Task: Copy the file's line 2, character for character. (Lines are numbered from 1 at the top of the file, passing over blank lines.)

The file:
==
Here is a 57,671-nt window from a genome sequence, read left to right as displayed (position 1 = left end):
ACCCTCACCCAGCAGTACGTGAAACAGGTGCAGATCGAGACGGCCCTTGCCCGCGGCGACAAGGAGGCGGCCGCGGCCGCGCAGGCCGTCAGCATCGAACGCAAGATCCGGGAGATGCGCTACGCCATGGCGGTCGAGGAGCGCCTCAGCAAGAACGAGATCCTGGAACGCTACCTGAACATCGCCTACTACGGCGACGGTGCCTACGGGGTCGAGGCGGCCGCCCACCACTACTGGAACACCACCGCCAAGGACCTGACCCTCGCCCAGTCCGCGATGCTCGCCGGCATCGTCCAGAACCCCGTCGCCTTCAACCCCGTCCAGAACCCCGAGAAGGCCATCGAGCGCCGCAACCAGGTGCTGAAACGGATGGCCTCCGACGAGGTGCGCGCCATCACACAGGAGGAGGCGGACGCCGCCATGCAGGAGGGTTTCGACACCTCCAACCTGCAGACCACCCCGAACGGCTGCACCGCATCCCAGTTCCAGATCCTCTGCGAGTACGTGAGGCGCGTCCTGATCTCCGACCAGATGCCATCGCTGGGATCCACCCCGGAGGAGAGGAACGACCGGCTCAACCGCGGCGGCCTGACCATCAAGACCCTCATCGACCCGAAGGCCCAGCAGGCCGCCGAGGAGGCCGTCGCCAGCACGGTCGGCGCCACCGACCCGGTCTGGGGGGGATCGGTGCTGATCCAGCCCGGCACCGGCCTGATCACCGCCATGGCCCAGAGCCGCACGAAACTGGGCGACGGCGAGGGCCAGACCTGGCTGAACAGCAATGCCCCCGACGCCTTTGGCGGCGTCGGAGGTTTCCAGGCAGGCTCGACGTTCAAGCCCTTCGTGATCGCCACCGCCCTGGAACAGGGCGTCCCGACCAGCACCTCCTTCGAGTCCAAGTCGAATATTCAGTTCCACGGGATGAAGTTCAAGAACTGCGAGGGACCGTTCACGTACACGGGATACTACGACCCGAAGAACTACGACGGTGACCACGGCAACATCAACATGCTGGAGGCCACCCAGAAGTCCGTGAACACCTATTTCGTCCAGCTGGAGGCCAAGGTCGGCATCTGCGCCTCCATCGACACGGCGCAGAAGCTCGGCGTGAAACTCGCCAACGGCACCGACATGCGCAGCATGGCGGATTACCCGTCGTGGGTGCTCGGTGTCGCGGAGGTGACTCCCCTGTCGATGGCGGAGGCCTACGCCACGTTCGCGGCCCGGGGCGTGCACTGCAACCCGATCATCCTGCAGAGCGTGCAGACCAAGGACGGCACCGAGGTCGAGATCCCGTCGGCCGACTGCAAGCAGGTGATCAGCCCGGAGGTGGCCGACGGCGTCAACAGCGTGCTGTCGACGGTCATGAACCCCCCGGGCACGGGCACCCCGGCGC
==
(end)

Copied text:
ACCCTCACCCAGCAGTACGTGAAACAGGTGCAGATCGAGACGGCCCTTGCCCGCGGCGACAAGGAGGCGGCCGCGGCCGCGCAGGCCGTCAGCATCGAACGCAAGATCCGGGAGATGCGCTACGCCATGGCGGTCGAGGAGCGCCTCAGCAAGAACGAGATCCTGGAACGCTACCTGAACATCGCCTACTACGGCGACGGTGCCTACGGGGTCGAGGCGGCCGCCCACCACTACTGGAACACCACCGCCAAGGACCTGACCCTCGCCCAGTCCGCGATGCTCGCCGGCATCGTCCAGAACCCCGTCGCCTTCAACCCCGTCCAGAACCCCGAGAAGGCCATCGAGCGCCGCAACCAGGTGCTGAAACGGATGGCCTCCGACGAGGTGCGCGCCATCACACAGGAGGAGGCGGACGCCGCCATGCAGGAGGGTTTCGACACCTCCAACCTGCAGACCACCCCGAACGGCTGCACCGCATCCCAGTTCCAGATCCTCTGCGAGTACGTGAGGCGCGTCCTGATCTCCGACCAGATGCCATCGCTGGGATCCACCCCGGAGGAGAGGAACGACCGGCTCAACCGCGGCGGCCTGACCATCAAGACCCTCATCGACCCGAAGGCCCAGCAGGCCGCCGAGGAGGCCGTCGCCAGCACGGTCGGCGCCACCGACCCGGTCTGGGGGGGATCGGTGCTGATCCAGCCCGGCACCGGCCTGATCACCGCCATGGCCCAGAGCCGCACGAAACTGGGCGACGGCGAGGGCCAGACCTGGCTGAACAGCAATGCCCCCGACGCCTTTGGCGGCGTCGGAGGTTTCCAGGCAGGCTCGACGTTCAAGCCCTTCGTGATCGCCACCGCCCTGGAACAGGGCGTCCCGACCAGCACCTCCTTCGAGTCCAAGTCGAATATTCAGTTCCACGGGATGAAGTTCAAGAACTGCGAGGGACCGTTCACGTACACGGGATACTACGACCCGAAGAACTACGACGGTGACCACGGCAACATCAACATGCTGGAGGCCACCCAGAAGTCCGTGAACACCTATTTCGTCCAGCTGGAGGCCAAGGTCGGCATCTGCGCCTCCATCGACACGGCGCAGAAGCTCGGCGTGAAACTCGCCAACGGCACCGACATGCGCAGCATGGCGGATTACCCGTCGTGGGTGCTCGGTGTCGCGGAGGTGACTCCCCTGTCGATGGCGGAGGCCTACGCCACGTTCGCGGCCCGGGGCGTGCACTGCAACCCGATCATCCTGCAGAGCGTGCAGACCAAGGACGGCACCGAGGTCGAGATCCCGTCGGCCGACTGCAAGCAGGTGATCAGCCCGGAGGTGGCCGACGGCGTCAACAGCGTGCTGTCGACGGTCATGAACCCCCCGGGCACGGGCACCCCGGCGC